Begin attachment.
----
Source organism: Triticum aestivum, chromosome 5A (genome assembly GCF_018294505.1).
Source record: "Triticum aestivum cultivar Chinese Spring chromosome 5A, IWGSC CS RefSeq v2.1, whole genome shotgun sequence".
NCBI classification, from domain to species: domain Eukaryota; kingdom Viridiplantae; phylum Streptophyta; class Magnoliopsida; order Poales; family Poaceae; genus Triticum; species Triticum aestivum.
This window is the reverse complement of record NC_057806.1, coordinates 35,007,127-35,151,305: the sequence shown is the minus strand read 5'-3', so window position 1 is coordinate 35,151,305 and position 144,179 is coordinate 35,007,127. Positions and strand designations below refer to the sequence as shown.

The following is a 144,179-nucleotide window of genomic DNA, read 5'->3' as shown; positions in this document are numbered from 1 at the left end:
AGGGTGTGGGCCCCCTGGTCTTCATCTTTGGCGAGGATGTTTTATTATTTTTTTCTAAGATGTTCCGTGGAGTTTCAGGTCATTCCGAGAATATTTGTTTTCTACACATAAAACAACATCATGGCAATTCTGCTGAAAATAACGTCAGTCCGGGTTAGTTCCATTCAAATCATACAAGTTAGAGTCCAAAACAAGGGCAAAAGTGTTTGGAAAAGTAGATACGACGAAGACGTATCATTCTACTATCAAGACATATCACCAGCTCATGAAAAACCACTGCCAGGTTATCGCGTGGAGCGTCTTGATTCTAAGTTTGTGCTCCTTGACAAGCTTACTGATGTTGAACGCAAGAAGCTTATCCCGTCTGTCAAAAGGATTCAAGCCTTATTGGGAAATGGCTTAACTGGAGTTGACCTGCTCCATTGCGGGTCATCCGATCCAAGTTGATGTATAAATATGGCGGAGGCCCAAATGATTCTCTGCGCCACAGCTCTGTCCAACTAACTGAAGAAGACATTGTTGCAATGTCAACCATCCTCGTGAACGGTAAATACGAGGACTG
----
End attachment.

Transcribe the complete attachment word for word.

Source organism: Triticum aestivum, chromosome 5A (genome assembly GCF_018294505.1).
Source record: "Triticum aestivum cultivar Chinese Spring chromosome 5A, IWGSC CS RefSeq v2.1, whole genome shotgun sequence".
NCBI classification, from domain to species: domain Eukaryota; kingdom Viridiplantae; phylum Streptophyta; class Magnoliopsida; order Poales; family Poaceae; genus Triticum; species Triticum aestivum.
This window is the reverse complement of record NC_057806.1, coordinates 35,007,127-35,151,305: the sequence shown is the minus strand read 5'-3', so window position 1 is coordinate 35,151,305 and position 144,179 is coordinate 35,007,127. Positions and strand designations below refer to the sequence as shown.

The following is a 144,179-nucleotide window of genomic DNA, read 5'->3' as shown; positions in this document are numbered from 1 at the left end:
AGGGTGTGGGCCCCCTGGTCTTCATCTTTGGCGAGGATGTTTTATTATTTTTTTCTAAGATGTTCCGTGGAGTTTCAGGTCATTCCGAGAATATTTGTTTTCTACACATAAAACAACATCATGGCAATTCTGCTGAAAATAACGTCAGTCCGGGTTAGTTCCATTCAAATCATACAAGTTAGAGTCCAAAACAAGGGCAAAAGTGTTTGGAAAAGTAGATACGACGAAGACGTATCATTCTACTATCAAGACATATCACCAGCTCATGAAAAACCACTGCCAGGTTATCGCGTGGAGCGTCTTGATTCTAAGTTTGTGCTCCTTGACAAGCTTACTGATGTTGAACGCAAGAAGCTTATCCCGTCTGTCAAAAGGATTCAAGCCTTATTGGGAAATGGCTTAACTGGAGTTGACCTGCTCCATTGCGGGTCATCCGATCCAAGTTGATGTATAAATATGGCGGAGGCCCAAATGATTCTCTGCGCCACAGCTCTGTCCAACTAACTGAAGAAGACATTGTTGCAATGTCAACCATCCTCGTGAACGGTAAATACGAGGACTG